What: Group of people that believed a revolution was necessary in U.S. Urged AA to arm themselves to fight whites for equal rights. Called for an end to racial oppression and control of major institutions in AA community, such as schools, law enforcement, housing, and hospitals. They were a militant group who also preached black power, black nationalism, and economic self sufficiency.
When: 1966 -towards end of civil rights movement
Where: started in Oakland, CA
Significance: Their party began as a community that provided free breakfast and liberation schools to children in ghettos. It evolved into murder, rape, heists, etc. where blacks rebelled against police brutality.
Who: Native Americans, one of the smallest minority groups; AIM- a American Indian Movement
What: They faced enormous problems: national average income was $1,000 less than AA. Their unemployment rate was also very high on reservations where half of NA lived. NA living in cities had little education/training. Life expectancy for NA was ~7 years below national average. Issued a manifesto called Declaration of Indian Purpose, asking for federal programs to create greater economic opportunities on reservations. NA didn't want to be accepted into mainstream society; they wanted more independence from it. Congress passed the Indian Civil Rights Act, which guaranteed reservation residents the protections of the Bill of Rights, but it also recognized local reservation law. A more militant group was formed called the American Indian Movement (AIM). This group staged a symbolic protest where they occupied the federal prison Alcatraz, claiming ownership "by right of discovery." Another famous protest took place in Wounded Knee, South Dakota. AIM seized Wounded Knee for 70 days, demanding that the government honor past treaty obligations to NA; the protest did become violent and then ended.
Where: Indian reservations,
Significance: By mid 1970s the NA movement made some gains. Congress passed the Indian Self Determination and Educational Assistance Act, which increased funds for NA education and expanded local control over federal programs. NA won court cases involving land and water rights. Many reservations have improved their economic conditions by actively developing businesses and gambling casinos have become successful.
Who: About 20% of American population, especially people of color and those living in inner cities and Appalachia, Native Americans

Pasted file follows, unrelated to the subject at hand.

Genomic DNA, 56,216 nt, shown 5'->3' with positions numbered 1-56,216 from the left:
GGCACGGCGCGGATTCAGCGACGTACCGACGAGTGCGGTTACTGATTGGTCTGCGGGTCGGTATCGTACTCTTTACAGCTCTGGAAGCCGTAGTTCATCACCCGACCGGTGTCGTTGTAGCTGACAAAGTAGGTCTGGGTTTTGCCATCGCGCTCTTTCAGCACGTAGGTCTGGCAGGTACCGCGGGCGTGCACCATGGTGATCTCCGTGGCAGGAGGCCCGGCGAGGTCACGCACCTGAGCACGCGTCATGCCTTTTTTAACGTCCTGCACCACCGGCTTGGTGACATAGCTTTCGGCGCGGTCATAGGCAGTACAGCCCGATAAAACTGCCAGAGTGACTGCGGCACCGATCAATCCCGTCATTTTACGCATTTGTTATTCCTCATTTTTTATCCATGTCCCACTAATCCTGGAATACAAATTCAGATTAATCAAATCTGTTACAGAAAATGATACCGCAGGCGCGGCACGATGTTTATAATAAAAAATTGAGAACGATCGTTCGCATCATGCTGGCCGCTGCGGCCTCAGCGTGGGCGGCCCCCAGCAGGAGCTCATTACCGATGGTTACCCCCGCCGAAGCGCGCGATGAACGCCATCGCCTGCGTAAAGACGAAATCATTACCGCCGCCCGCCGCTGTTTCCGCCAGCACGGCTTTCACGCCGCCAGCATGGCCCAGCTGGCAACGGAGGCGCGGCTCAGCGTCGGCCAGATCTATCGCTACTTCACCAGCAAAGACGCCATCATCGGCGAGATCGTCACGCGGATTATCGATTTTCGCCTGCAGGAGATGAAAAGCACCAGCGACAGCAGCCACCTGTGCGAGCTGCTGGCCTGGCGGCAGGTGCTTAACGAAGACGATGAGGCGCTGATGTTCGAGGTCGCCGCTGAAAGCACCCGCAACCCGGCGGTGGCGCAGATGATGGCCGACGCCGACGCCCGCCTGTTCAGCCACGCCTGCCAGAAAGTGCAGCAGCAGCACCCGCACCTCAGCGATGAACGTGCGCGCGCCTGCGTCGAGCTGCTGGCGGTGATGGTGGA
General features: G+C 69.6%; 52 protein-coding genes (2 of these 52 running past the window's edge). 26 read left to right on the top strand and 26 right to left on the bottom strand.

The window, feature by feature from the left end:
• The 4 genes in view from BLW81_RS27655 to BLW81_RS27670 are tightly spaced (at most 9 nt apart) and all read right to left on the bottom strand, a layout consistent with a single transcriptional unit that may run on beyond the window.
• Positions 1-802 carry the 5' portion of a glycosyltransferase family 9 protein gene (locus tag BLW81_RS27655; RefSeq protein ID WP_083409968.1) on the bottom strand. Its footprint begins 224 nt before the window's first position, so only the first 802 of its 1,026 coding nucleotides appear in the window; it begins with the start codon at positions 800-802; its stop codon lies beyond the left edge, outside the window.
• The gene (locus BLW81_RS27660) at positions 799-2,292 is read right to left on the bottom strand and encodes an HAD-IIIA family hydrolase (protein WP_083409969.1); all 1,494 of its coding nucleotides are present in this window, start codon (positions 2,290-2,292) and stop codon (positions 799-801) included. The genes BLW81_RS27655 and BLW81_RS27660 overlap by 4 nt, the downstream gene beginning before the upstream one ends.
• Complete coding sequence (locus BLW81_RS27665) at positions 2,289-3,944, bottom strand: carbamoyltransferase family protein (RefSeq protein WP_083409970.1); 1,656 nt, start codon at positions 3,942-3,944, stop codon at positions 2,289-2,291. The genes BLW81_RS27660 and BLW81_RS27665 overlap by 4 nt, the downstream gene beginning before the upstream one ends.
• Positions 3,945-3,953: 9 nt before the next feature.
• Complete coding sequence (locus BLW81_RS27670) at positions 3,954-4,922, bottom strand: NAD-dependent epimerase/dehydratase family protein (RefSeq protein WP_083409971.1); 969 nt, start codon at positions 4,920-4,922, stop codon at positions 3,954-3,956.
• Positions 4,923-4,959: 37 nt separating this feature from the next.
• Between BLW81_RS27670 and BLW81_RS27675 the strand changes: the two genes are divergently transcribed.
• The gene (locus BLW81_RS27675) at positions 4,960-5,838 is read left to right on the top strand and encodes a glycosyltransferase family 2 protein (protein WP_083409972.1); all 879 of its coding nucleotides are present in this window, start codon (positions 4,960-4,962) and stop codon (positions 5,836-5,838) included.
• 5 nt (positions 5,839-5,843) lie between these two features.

What: 20% of Americans lived below the poverty line--imaginary marker made by gov. to reflect the minimum income required to support a family. As people moved to suburbs, they left behind the poor and uneducated. Along with that they took their tax dollars and inner cities could no longer provide adequate public transportation, housing, and other services. The gov. tried to intercede by creating urban renewal programs. These programs failed because they tore down slums to create high rise buildings for poor residents that created an atmosphere of violence. Many citizens in inner cities were AA who faced discrimination in schools, housing, hiring, and salaries. Hispanics were another minority group. Many joined the Bracero program which brought Mexicans to the U.S. to work on farms and ranches. They lived in horrible conditions in extreme poverty. Native Americans faced the termination policy- the federal gov. withdrew all official recognition of the NA groups as legal entities and made them subject to the same laws as white citizens; termination deepened their poverty. Residents of Appalachia also felt the poverty. Their economy relied on coal mining, but with the mechanization of mining, many lost their jobs in Appalachia (mountainous region stretching from New stork to Georgia.) There was also a large increase in juvenile delinquency during this time.
Where: Inner cities, Appalachia
Significance: Most Americans were unaware of the poverty in America and assumed the country's general prosperity had provided everyone with a comfortable existence.
Who: People who didn't want to reform the society, but rejected it as a whole; hippies; Bob Dylan
What: These people who rejected the mainstream society created a lifestyle based on flamboyant dresses, rock music, drug use, and communal living. Hippies rejected rationality, order, and traditional middle-class values. The movement began to decline when hippie communities became dangerous places and people learned the consequences of drug use.
Where: America, San Francisco's Haight Ashbury district
Significance: The counterculture was a reaction to the 1950s stereotype of the white collar man in the gray flannel suit. Many newcomers to the counterculture were attracted to the style that defined the movement--long hair, NA headbands, long dresses, shabby jeans, and use of drugs.